In technical terms, Blackmore's new organization is an MPO, or a metropolitan planning organization, whereas WATS is a TMA or a transportation management area. As a TMA, WATS falls under the umbrella of the Southeast Michigan Council of Governments, the region's MPO.
Carson said Washtenaw County's federal transportation dollars filter through MDOT before they're passed down to SEMCOG and then down to WATS and then down to local agencies. He said Washtenaw County's share of federal transportation dollars averages around $6 million a year, but that spiked under the federal stimulus program a few years ago.
Blackmore said she has worked with some excellent colleagues and the agency has provided her many opportunities to grow and develop. She said she leaves knowing WATS has an excellent staff that will continue to guide and improve transportation planning in Washtenaw County.
Her last day of employment will be Feb. 15, but she will be out of the office on vacation starting in early January. She said she'll remain available as a resource during that time.
Blackmore, who oversees a staff of four full-time transportation planners, said she's proud of the plans they've been able to put together, including a Complete Streets Plan for Washtenaw County, an 80-page document that provides a framework for ensuring travel by all users and all modes are in taken into account when planning, designing and constructing transportation corridors.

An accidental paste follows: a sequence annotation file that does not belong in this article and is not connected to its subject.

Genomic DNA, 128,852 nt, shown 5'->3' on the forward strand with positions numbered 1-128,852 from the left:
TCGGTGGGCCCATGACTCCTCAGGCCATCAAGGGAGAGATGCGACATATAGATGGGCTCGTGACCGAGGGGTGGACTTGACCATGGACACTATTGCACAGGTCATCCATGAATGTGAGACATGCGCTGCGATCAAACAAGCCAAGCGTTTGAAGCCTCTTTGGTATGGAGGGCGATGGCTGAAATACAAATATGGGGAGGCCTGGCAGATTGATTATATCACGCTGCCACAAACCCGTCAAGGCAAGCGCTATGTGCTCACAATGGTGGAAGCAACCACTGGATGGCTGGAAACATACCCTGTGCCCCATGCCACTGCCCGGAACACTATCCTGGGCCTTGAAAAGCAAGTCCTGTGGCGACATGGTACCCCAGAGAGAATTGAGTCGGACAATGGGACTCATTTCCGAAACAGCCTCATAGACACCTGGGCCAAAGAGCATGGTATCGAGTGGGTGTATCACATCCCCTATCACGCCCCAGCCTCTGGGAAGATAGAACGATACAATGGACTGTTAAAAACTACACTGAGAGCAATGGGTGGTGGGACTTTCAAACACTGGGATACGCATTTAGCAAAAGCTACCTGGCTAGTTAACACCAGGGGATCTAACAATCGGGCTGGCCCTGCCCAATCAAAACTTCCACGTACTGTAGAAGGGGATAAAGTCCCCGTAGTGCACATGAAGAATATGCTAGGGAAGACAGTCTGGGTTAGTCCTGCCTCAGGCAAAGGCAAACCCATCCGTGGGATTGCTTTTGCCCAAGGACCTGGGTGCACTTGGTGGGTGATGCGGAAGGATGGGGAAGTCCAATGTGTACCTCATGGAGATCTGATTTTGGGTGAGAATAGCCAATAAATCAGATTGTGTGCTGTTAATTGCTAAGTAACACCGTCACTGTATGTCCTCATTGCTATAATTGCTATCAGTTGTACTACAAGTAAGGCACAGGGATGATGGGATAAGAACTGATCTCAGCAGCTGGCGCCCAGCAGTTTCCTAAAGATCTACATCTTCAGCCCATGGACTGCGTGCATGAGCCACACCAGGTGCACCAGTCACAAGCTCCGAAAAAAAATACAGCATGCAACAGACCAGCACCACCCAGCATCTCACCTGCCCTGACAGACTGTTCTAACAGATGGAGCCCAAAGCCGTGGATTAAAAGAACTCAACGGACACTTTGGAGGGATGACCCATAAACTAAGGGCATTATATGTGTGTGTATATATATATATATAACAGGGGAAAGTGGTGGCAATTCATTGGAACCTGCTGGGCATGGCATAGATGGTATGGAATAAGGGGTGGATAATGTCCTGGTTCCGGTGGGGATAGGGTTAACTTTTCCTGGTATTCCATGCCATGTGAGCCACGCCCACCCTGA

She also oversaw development of three long-range transportation plans for Washtenaw County throughout the years, and she expanded the agency's reach in the county to provide assistance to rural communities that don't always have transportation planners of their own.
She leaves confident knowing she helped the area think differently about transportation, including looking at public transit and providing the amenities transit needs to be successful. She also worked with the county and SEMCOG to make sure transportation improvements don't harm water quality.
WATS is about 80 percent federally funded and 20 percent funded by local government. WATS also has taken on a contract with Toyota the past two years to do research that involves studying crash sites and building a database that will be used to try to improve crash prevention technology.